Though the TPP trade deal is not complete and it may be years before it comes into effect, a formal national brand policy should be drawn up and given effect, said panellists at the recent– Agricultural Policy 2015 – forum in Hanoi.
There also remains a good chance that the TPP agreement will not be sanctioned, they said.
The TPP currently comprises 12 countries (Australia, Brunei, Canada, Chile, Japan, Malaysia, Mexico, New Zealand, Peru, Singapore, the US and Vietnam), representing a combined market of nearly 800 million people and a gross domestic product (GDP) of US$28.5 trillion.
Currently a number of countries, such as the Philippines, are considering applying for membership in the TPP and if the agreement were to be formalized, in all likelihood, the experts said it would be much larger than the current 12 member states.
‘Given the potentiality of the TPP, it is imperative that Vietnam focus its efforts on developing a national rice brand to bolster the competitiveness of the nation’s rice industry,’ said Deputy Head Pham Van Du of the Department of Crop Production.
Commodity agriculture as currently practiced in Vietnam and the US he said “is generally viewed as the most efficient way of organizing production and distribution.” It allows for inexpensive production and bulk transfer of huge quantities of rice and results in enormous cost savings to international consumers.
However, there are certain aspects of the system that are not desirable as it tends to favour large over small farmers and does not allow for a lot of differentiation in product— as all product of similar characteristics are fungible (in other words interchangeable).
Simply put, he said to be competitive in commodity agriculture farms must be large and the larger they are the more competitive they will become as costs are reduced putting downward pressure on consumer sales prices.
To offset these disadvantages rice farmers in the US have developed the ‘farmer owned brand’ concept, which is similar to the ‘guarantee of origin’ or ‘guarantee of production process’ notion more common to EU nations.
In a nutshell, this solution allows farmers to grow their own brands and to control production of quantities. Most importantly, it allows them to differentiate their products but is highly dependent on finding consumers willing to pay more for rice.
“These niche markets of consumers willing to pay higher prices are essential for a successful farmer-owned brand,” Deputy Head Du said.
Du leans towards Vietnam developing a national rice brand more along the lines of the ‘commodity agriculture’ model than the ‘farmer owned brand concept’ as he believes organizing and operating the industry as if it were one large farm would boost competitiveness.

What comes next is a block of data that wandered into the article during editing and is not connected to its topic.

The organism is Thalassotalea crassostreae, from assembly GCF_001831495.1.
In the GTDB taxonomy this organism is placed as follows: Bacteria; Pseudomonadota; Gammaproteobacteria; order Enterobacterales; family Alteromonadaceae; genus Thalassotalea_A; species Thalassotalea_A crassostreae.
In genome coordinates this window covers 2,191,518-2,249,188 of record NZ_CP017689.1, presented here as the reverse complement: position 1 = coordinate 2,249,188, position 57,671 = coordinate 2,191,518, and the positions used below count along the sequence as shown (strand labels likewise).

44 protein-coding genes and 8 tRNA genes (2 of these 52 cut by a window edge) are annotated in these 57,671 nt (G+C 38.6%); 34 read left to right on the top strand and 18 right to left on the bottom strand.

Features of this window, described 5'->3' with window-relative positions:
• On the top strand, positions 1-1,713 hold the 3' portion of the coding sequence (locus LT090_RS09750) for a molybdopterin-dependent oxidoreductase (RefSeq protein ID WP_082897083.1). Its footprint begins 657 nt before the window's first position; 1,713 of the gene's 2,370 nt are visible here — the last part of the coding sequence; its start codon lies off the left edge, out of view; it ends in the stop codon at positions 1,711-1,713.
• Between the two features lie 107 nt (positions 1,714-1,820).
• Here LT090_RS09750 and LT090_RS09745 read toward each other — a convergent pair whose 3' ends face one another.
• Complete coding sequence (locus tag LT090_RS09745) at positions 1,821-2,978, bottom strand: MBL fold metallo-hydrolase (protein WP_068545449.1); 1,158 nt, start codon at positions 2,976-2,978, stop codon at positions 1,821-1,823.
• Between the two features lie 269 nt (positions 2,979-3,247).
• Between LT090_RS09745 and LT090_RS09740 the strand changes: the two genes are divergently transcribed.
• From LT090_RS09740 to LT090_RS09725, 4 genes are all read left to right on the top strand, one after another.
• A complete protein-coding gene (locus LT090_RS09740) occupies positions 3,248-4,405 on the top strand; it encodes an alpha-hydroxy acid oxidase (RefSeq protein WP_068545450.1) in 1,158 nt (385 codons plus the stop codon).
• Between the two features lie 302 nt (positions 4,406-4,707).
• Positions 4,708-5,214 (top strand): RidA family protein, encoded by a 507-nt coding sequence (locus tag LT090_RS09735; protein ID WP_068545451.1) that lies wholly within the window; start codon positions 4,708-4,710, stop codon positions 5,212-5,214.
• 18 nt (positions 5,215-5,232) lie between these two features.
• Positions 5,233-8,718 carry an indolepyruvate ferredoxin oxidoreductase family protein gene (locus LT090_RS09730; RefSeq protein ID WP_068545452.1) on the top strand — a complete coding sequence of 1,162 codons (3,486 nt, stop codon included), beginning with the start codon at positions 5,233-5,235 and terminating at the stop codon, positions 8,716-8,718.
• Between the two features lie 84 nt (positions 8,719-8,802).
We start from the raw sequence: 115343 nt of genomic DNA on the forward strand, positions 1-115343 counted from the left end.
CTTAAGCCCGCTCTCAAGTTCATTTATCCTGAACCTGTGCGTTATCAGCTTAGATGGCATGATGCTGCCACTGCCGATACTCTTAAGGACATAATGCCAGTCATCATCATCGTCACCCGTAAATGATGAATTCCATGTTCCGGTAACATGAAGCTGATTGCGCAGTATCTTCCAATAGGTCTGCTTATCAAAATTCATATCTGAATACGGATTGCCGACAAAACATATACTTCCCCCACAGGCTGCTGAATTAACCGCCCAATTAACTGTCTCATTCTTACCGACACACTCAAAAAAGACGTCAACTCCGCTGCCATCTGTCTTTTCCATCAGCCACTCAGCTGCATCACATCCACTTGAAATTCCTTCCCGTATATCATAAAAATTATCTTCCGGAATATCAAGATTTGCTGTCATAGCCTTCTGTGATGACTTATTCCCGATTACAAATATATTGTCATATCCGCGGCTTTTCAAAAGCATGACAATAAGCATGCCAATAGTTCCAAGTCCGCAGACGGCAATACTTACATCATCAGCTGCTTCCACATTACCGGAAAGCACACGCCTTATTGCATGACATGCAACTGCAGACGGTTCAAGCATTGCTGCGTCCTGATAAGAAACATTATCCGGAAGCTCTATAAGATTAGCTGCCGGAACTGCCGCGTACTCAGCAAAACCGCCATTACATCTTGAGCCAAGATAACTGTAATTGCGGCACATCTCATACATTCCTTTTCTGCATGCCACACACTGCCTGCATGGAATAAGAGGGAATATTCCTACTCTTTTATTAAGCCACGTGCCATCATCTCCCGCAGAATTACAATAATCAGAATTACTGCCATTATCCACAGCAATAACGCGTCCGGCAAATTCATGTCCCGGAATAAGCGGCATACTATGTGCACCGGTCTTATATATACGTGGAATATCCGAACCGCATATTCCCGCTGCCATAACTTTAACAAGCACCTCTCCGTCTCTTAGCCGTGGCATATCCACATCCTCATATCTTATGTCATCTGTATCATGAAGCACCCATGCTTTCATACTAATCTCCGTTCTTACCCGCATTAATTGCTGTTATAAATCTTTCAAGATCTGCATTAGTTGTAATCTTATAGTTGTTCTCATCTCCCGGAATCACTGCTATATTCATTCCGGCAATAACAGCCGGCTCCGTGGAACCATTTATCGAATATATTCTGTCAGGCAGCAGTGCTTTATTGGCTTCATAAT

Du said it would especially benefit the nation in a post TPP world should the free trade region come to fruition.
Fundamentally the issue that needs to be resolved is how to improve the overall quality of rice production in Vietnam so that it can sell at higher process similar to that of other countries in Southeast Asia.
“Restructuring the industry on a much larger scale of production along with installing modern production equipment and technology could unlock tremendous potential both in sales and profits,” Du said.
The reality is that commodity agriculture is good, as food manufacturers around the globe differentiate rice by quality and combine rice produced in different countries based on quality considerations and price.
That literally means rice of similar quality produced in India, Thailand or Vietnam is combined and incorporated into food products produced and this proven method results in the lowest cost to the international consumer.
In true commodity agriculture, such as in the US markets the ultimate consumer is generally not supposed to know the brand name of the country that produced the rice because it is not relevant, as it is the food manufacturer’s brand name the ultimate consumer looks to.
The development of a national brand is not necessarily directed at the final consumer but rather at the food manufacturer, Du emphasized, a fact most often misunderstood by many in the rice industry.
A national brand would elevate Vietnam rice in the eyes of food manufacturers around the world and give the nation an image of producing the highest of quality product and that in turn would allow for it to command a higher sales price.
“A national brand would also open up more global markets to Vietnamese rice because many markets are currently not accessible due to concerns over quality control issues, said Deputy Head Du.
It also lays the foundation for future direct sales of Vietnam rice under its own brand name on the shelves of supermarkets around the globe more in line with the ‘farmer owned brand’ concept” that is used in the US.
“It’s a major undertaking that must be done,” Du stressed “as we have to restructure the industry and change the mind-set of the nation’s farmers, which is totally different from that of farmers in other countries.”
Director Lam Tuan Anh of the Thinh Phat Co, a member of the Vietnam food Association located in the southern province of Ben Tre, made the point that the government should erect technical barriers to prevent businesses from exporting poor-quality product.
“Quality checks should be strengthened and the license of any companies exporting a consignment of product that fails to pass such tests should be revoked,” he underscored.
Nurturing a national brand will be a long arduous task, Anh said but it must be undertaken diligently and with immediacy if the nation’s rice industry is to be competitive in the new age of globalization and integration.